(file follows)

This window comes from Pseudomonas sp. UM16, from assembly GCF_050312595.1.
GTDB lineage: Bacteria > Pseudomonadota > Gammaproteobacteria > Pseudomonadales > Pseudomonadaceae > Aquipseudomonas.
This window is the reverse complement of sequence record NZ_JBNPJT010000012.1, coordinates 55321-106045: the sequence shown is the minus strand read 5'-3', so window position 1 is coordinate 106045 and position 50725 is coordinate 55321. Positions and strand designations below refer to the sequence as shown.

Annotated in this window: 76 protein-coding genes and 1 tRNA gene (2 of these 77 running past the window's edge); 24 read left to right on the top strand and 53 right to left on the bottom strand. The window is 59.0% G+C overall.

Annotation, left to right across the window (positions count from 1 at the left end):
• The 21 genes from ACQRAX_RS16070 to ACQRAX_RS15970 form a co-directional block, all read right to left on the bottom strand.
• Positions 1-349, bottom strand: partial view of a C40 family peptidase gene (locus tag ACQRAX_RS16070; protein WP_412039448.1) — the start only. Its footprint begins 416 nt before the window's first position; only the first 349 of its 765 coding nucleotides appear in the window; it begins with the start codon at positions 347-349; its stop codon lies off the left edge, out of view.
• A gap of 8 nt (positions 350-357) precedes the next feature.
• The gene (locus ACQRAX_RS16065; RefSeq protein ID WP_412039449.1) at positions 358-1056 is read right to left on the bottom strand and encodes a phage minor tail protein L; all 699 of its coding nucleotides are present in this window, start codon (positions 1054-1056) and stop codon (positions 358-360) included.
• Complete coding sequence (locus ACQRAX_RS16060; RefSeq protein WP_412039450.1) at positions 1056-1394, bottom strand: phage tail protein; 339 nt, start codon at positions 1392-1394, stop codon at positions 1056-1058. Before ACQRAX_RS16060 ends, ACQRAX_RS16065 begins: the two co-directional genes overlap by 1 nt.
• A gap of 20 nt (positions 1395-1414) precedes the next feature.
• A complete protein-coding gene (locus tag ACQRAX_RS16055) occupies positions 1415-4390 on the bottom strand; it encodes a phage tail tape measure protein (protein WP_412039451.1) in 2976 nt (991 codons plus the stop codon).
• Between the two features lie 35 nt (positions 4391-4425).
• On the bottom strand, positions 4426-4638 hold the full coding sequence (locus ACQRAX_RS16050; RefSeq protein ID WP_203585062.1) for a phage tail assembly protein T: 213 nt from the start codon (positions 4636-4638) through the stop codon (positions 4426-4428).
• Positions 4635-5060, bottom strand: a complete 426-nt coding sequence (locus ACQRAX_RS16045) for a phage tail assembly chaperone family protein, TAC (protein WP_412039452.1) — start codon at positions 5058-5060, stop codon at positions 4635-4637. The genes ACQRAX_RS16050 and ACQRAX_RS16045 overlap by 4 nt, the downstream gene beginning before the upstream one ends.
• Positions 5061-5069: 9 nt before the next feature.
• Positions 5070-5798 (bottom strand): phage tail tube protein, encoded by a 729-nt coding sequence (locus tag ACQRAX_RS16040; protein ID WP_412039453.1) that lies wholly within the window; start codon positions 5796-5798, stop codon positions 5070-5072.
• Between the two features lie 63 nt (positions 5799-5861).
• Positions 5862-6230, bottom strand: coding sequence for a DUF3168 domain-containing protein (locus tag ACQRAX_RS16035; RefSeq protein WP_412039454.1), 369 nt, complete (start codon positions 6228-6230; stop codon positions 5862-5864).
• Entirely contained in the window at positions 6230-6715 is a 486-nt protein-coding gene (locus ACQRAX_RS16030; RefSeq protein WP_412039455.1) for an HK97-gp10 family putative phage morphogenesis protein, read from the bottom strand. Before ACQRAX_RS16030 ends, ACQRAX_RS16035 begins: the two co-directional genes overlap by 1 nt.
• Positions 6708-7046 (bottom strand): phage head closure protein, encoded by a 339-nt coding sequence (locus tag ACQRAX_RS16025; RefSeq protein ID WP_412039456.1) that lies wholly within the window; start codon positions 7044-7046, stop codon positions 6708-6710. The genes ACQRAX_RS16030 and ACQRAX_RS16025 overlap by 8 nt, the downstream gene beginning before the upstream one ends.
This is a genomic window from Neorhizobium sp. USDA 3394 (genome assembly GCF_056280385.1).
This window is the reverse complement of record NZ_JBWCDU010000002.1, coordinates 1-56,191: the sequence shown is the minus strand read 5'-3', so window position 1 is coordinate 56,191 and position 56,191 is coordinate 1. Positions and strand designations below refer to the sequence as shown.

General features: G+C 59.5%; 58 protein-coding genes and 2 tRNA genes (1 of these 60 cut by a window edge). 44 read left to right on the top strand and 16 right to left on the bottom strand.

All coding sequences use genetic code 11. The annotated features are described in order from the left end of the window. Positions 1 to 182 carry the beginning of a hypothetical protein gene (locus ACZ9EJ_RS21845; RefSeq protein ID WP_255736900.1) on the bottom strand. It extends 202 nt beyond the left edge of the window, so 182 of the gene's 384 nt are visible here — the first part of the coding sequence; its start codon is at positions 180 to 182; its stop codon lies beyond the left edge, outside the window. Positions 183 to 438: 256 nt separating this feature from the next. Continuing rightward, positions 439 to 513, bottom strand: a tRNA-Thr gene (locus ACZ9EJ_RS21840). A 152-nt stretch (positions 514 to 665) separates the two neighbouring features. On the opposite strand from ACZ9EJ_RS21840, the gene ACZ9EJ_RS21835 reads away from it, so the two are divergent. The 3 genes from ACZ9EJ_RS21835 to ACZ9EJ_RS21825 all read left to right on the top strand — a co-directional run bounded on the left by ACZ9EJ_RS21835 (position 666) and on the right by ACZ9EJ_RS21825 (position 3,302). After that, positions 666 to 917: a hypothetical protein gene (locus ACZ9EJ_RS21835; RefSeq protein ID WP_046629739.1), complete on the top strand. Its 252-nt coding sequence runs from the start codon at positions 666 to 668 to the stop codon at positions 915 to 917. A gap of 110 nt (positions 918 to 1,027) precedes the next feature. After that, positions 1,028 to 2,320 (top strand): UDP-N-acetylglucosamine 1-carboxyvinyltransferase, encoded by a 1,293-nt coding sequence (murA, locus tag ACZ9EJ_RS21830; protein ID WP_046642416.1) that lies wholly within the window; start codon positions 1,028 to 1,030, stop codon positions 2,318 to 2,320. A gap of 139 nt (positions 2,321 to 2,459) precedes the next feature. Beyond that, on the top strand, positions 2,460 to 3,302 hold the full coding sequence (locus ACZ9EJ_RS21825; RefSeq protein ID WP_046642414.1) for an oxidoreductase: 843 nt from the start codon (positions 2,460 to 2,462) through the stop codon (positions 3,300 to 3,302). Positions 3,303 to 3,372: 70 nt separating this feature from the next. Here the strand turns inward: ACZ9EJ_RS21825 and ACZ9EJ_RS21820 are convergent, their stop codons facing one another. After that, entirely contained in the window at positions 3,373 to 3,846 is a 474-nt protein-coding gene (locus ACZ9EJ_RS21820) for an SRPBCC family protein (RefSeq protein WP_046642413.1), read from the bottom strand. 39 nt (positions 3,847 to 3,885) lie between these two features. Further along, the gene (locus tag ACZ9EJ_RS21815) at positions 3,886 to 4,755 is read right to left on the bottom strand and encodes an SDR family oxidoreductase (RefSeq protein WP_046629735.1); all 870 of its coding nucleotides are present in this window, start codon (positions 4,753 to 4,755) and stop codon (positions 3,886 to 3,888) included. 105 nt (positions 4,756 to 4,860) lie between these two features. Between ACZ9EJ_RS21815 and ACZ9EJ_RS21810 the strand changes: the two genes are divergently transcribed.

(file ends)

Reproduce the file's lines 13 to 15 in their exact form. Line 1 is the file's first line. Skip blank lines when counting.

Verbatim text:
• Between the two features lie 35 nt (positions 4391-4425).
• On the bottom strand, positions 4426-4638 hold the full coding sequence (locus ACQRAX_RS16050; RefSeq protein ID WP_203585062.1) for a phage tail assembly protein T: 213 nt from the start codon (positions 4636-4638) through the stop codon (positions 4426-4428).
• Positions 4635-5060, bottom strand: a complete 426-nt coding sequence (locus ACQRAX_RS16045) for a phage tail assembly chaperone family protein, TAC (protein WP_412039452.1) — start codon at positions 5058-5060, stop codon at positions 4635-4637. The genes ACQRAX_RS16050 and ACQRAX_RS16045 overlap by 4 nt, the downstream gene beginning before the upstream one ends.